“With one foot in the apocalypse”: Ben Becker in an interview with ntv.de
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Ben Becker is responsible for reading the original narration of Francis Ford Coppolas cinematic masterpiece”Apocalypse Now” simply the ideal cast – not only because he has the name of author Joseph Conrad tattooed on his skin, but also because he seems to know more about the journey into the “heart of darkness” than anyone else. In the original story, which inspired Coppola’s multiple Oscar-winning film about the war in Vietnam, the English captain Marlow joins the steamer of a Belgian trading company in Congo. His mission: up the Black River to the heart of the African continent, where the commercial agent Kurtz has created his own kingdom in which he plays God. However, Becker’s “Apocalypse” not only accuses English colonialism and racism at the end of Queen Victoria’s reign, but also the entire European world, which since the 15th century has acquired wealth and influence at the cost of exploitation, war, violence and flee. Ben Becker talks to ntv.de about his special, expressive interpretation.
ntv.de: Your lecture – “The Apocalypse” is more relevant than ever. Isn’t that frustrating? That humanity seems to learn nothing. Of no century, of no previous war, of no other catastrophe…
Ben Becker: It’s very frustrating, absolutely. It’s not just Europe, it’s apocalyptic all over the world. The apocalypse is worldwide. This is sad and hurts me. She comes to our house every day now. At ntv.de you know what that means. 24/7 coverage from anywhere in the world, you can’t resist anymore. The floods in Pakistan are flooding the living room, as is the war and famine. If I don’t like it, I can set another program, but the information will reach me sooner or later. Information in this form did not previously exist. Which doesn’t mean these disasters didn’t happen. It raises so many questions…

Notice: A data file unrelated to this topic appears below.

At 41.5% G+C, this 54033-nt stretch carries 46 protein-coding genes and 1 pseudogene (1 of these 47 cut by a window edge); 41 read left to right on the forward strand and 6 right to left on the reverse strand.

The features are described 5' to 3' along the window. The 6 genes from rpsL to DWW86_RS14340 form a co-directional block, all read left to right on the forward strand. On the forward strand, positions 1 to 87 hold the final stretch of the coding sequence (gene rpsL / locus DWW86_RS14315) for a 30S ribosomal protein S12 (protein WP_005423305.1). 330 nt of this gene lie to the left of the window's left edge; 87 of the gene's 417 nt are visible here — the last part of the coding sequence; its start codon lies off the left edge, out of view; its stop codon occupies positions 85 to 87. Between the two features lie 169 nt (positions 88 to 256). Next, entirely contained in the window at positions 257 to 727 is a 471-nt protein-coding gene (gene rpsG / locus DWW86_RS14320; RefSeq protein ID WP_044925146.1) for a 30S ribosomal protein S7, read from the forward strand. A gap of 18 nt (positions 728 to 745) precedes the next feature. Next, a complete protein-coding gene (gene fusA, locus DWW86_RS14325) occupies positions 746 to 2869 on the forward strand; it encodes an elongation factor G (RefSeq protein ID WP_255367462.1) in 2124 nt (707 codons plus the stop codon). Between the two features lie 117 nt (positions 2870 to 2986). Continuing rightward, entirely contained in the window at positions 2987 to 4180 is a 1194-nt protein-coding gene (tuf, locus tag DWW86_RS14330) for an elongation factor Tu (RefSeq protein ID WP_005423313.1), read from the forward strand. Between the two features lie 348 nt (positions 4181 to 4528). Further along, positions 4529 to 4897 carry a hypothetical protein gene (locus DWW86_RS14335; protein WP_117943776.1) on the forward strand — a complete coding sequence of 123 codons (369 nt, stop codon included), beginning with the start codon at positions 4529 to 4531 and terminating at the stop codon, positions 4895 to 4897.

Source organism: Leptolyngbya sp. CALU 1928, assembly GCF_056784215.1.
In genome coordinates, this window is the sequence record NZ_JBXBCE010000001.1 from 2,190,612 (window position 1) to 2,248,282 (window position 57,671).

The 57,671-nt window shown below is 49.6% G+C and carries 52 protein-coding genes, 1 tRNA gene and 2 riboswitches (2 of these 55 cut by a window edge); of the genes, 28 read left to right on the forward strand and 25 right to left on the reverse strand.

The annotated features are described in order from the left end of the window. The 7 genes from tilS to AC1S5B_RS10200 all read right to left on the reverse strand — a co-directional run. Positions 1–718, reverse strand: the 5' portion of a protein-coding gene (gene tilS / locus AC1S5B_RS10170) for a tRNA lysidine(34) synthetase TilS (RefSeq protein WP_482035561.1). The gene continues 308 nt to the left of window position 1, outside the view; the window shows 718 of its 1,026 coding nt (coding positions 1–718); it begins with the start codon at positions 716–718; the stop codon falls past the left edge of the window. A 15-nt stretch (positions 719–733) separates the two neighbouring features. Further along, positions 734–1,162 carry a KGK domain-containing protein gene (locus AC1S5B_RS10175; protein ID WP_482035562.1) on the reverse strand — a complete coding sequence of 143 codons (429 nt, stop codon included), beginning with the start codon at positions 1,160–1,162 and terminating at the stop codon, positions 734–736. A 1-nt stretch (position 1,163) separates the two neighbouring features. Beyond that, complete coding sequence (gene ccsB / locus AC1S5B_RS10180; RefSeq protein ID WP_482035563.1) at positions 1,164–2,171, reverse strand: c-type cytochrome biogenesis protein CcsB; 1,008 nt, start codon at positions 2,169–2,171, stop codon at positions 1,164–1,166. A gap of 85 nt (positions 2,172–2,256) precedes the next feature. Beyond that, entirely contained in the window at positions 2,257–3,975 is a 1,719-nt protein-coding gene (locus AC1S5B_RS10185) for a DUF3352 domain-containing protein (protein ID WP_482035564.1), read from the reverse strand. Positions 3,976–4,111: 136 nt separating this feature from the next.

Do you find this type of reporting bad, annoying or necessary?
I sometimes wonder how far I can go. How far that can go in a skull. I am already concerned about the youth, as a father of a daughter I wonder to what extent young people are inhibited and influenced by it. Whether it frightens, takes away joy or delights in the beauty of life that is really given to us. The rug is being pulled from under the feet of an entire generation.
Do you give your child a certain “Carpe Diem” spirit, but don’t put it off until “later”?
I think the kids do that themselves. I don’t think Dad should come and say, “Have fun!” I can help fund the fun (laughs) and of course the advice to get out and about, go and leave them alone.
You read from Joseph Conrad’s “Heart of Darkness”, it says: Every man has his breaking point. When did you reach that point?
I don’t know. The sentence is from Joseph Conrad. I believe that everyone has been or will get close to their personal breaking point at least once. I don’t know what happens when you cross it. Fortunately, that has never happened to me, even though I have often come close. But somehow I always got the curve. I don’t know how broken you are, how much you can find any justification to continue. Because if you’ve been through that, the breaking point, that also means it’s worn you down quite a bit.